The Internet of Things can be exciting, but it brings to light major IoT security concerns. Here’s what’s potentially at risk, as well as some solutions:
While the Internet of Things (IoT) remains in its infancy, it seems that IoT security has yet to be born. Techworld describes IoT as the connection between “internet-enabled devices that relay information back to us, to cloud-based applications and to each other (device to device).” These devices can include smartphones, kitchen appliances, lamps, wearables, the drill of an oil rig or the engine of an airplane. Gartner projects that there will be as many as 21 billion IoT devices by 2020 — devices that can easily be compromised with a simple online search by a hacker. TechRepublic recently examined IoT’s massive security woes and how they might be resolved.
The Scope and Potential Impact
Tod Beardsley, Rapid7‘s senior security research manager, explained the IoT’s security problems for the TechRepublic article as “real and difficult, but not insurmountable.” The problems begin with the lack of universal IoT standards for security. With so many different vendors producing IoT devices, such as sensors, there’s been no single interoperable secure firmware as a platform for delivering better security. It’s a bit like the Wild West, but the sheriffs haven’t shown up in town yet.
Because of a lack of IoT standards regarding security, hackers can compromise your device and you likely wouldn’t even know it. Most IoT products simply lack strong security or logging controls to detect hacks. Lastly, there’s been a lack of adequate focus from cybersecurity professionals on IoT’s security issues, mostly because of the frequency and urgency of hackers breaking into online systems containing private information, such as health records or financial records. It may take a huge IoT attack to actually refocus cybersecurity professionals on the up-and-coming security problems.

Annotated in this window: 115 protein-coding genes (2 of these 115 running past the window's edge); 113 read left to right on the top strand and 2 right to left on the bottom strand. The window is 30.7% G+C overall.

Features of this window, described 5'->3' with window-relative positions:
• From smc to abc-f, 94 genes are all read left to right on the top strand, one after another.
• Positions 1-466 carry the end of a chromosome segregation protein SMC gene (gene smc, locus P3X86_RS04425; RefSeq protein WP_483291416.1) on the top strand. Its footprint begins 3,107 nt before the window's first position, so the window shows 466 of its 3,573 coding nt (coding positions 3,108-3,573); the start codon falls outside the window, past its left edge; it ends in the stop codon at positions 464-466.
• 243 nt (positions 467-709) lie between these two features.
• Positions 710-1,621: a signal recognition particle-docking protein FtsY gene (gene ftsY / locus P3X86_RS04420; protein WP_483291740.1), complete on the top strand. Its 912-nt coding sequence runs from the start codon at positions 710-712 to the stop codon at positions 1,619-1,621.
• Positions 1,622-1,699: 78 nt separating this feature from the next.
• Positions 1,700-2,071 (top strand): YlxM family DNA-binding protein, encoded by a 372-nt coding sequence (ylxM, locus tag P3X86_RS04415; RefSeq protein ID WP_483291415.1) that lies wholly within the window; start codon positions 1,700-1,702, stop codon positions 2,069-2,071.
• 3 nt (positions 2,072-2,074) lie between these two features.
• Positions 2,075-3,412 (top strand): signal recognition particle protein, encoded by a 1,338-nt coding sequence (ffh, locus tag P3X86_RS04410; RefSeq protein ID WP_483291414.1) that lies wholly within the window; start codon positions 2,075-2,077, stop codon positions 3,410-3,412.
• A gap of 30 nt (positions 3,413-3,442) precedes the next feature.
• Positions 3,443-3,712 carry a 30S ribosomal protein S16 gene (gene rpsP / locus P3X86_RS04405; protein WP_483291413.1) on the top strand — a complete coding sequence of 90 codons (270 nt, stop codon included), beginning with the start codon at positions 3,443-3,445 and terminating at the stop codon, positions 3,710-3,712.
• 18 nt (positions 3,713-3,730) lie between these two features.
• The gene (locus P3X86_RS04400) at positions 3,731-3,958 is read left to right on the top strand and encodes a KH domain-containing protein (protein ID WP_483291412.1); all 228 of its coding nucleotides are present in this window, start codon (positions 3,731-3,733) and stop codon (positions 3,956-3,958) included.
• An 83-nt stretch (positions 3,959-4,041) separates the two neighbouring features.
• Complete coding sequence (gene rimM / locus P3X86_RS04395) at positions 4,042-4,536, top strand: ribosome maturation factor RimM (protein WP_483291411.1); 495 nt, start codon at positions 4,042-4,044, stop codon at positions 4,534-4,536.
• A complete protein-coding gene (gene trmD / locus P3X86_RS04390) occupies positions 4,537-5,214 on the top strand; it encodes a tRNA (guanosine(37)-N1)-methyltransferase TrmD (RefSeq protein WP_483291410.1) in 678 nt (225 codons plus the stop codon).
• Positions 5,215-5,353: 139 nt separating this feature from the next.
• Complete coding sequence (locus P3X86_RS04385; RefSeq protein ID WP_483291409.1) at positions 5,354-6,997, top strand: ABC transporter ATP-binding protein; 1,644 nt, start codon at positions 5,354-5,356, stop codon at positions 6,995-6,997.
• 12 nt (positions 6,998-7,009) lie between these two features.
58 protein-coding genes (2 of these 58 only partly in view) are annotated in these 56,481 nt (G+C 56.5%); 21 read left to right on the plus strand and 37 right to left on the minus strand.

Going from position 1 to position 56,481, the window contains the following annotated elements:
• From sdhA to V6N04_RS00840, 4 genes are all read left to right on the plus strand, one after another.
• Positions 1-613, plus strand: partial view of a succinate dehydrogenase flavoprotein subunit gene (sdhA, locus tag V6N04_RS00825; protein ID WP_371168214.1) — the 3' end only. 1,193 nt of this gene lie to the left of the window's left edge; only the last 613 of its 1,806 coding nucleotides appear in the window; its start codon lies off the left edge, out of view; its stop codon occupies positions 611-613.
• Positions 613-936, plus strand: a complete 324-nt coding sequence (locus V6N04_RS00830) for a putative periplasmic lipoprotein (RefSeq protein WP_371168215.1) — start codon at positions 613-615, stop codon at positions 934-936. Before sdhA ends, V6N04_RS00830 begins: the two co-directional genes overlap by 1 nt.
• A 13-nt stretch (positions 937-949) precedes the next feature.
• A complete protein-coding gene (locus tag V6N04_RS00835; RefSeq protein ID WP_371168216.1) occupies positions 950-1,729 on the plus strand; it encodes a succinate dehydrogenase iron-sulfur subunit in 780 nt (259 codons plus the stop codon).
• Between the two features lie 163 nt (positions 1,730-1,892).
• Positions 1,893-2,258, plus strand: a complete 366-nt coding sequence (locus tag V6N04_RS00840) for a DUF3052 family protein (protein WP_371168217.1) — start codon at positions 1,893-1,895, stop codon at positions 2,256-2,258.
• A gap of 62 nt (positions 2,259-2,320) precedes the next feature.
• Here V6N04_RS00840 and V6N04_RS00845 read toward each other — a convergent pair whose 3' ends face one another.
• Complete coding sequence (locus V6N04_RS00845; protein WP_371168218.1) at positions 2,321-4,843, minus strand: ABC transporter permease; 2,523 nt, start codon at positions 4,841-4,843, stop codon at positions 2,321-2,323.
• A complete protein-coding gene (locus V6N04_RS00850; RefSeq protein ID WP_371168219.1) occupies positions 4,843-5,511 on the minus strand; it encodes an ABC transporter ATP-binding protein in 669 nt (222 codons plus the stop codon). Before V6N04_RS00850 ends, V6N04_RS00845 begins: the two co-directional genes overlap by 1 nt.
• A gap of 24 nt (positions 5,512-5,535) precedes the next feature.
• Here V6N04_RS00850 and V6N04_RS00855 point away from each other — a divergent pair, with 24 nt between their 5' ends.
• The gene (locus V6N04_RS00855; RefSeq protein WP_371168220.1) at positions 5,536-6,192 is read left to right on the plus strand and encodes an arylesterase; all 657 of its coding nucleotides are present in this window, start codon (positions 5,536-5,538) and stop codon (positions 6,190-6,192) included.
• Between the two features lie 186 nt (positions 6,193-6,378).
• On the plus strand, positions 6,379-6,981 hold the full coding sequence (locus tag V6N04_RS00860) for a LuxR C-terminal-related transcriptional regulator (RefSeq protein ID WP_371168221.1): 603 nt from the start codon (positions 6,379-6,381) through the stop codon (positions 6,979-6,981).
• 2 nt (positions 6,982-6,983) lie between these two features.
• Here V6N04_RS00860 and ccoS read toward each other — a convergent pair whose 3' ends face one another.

As for the potential impact from a massive attack on IoT devices, it’s so large (and growing) that it’s hard to imagine. Think of the millions of networked devices that now use sensors, and how important they are to our daily lives, even for activities as simple as walking through a shop’s front door. Timothy Sparapani, founder of SPQR Strategies, adds: “If those IoT systems are corrupted by hackers, the amount of chaos could be immense.”
IoT Security Solutions
IoT and cybersecurity experts, such as Beardsley and Sparaponi, envision three things needing to occur to resolve the large security holes in IoT. First, standard, interoperable security systems should be built into every IoT device not only to prevent hacks, but also to identify hacking attempts. This step will require coordinated, smart action by IoT vendors — and it may not happen at all until an IoT crisis strikes. Second, IoT vendors should make routine, automatic updates to software available in order to patch against evolving vulnerabilities. Finally, the huge amounts of data shared over networked IoT devices should be encrypted to make data less easy to hack. Open data transmission makes IoT an easy target for hackers. As Beardsley says, “We have plenty of work ahead of us [regarding IoT], but I’m optimistic we will be able to get a handle on these issues before it’s too late.”
Nothing refocuses security resources like a crisis, and the next cybersecurity crisis you see could be in the burgeoning realm of IoT. That crisis could also be a much-needed catalyst for necessary changes in IoT security.